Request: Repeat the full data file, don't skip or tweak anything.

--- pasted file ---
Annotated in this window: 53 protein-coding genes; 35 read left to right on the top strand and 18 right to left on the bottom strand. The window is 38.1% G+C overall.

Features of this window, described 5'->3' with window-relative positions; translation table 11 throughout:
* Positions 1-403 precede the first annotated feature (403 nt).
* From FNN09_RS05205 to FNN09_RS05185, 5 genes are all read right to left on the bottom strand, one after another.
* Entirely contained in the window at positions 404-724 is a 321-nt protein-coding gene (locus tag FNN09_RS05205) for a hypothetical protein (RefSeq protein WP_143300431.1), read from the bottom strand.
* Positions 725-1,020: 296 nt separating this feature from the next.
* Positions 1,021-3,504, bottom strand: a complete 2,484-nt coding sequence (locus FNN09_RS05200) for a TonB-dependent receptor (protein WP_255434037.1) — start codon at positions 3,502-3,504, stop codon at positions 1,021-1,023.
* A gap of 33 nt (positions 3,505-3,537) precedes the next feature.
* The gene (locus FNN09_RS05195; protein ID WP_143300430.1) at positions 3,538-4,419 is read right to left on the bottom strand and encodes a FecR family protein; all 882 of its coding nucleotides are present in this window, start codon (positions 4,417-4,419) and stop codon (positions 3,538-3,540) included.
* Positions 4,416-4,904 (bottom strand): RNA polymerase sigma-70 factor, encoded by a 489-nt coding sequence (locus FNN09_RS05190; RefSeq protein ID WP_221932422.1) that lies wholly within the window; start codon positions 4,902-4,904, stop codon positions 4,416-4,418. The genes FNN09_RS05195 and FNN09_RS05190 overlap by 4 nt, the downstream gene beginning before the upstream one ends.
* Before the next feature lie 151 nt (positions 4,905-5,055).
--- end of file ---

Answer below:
Annotated in this window: 53 protein-coding genes; 35 read left to right on the top strand and 18 right to left on the bottom strand. The window is 38.1% G+C overall.

Features of this window, described 5'->3' with window-relative positions; translation table 11 throughout:
* Positions 1-403 precede the first annotated feature (403 nt).
* From FNN09_RS05205 to FNN09_RS05185, 5 genes are all read right to left on the bottom strand, one after another.
* Entirely contained in the window at positions 404-724 is a 321-nt protein-coding gene (locus tag FNN09_RS05205) for a hypothetical protein (RefSeq protein WP_143300431.1), read from the bottom strand.
* Positions 725-1,020: 296 nt separating this feature from the next.
* Positions 1,021-3,504, bottom strand: a complete 2,484-nt coding sequence (locus FNN09_RS05200) for a TonB-dependent receptor (protein WP_255434037.1) — start codon at positions 3,502-3,504, stop codon at positions 1,021-1,023.
* A gap of 33 nt (positions 3,505-3,537) precedes the next feature.
* The gene (locus FNN09_RS05195; protein ID WP_143300430.1) at positions 3,538-4,419 is read right to left on the bottom strand and encodes a FecR family protein; all 882 of its coding nucleotides are present in this window, start codon (positions 4,417-4,419) and stop codon (positions 3,538-3,540) included.
* Positions 4,416-4,904 (bottom strand): RNA polymerase sigma-70 factor, encoded by a 489-nt coding sequence (locus FNN09_RS05190; RefSeq protein ID WP_221932422.1) that lies wholly within the window; start codon positions 4,902-4,904, stop codon positions 4,416-4,418. The genes FNN09_RS05195 and FNN09_RS05190 overlap by 4 nt, the downstream gene beginning before the upstream one ends.
* Before the next feature lie 151 nt (positions 4,905-5,055).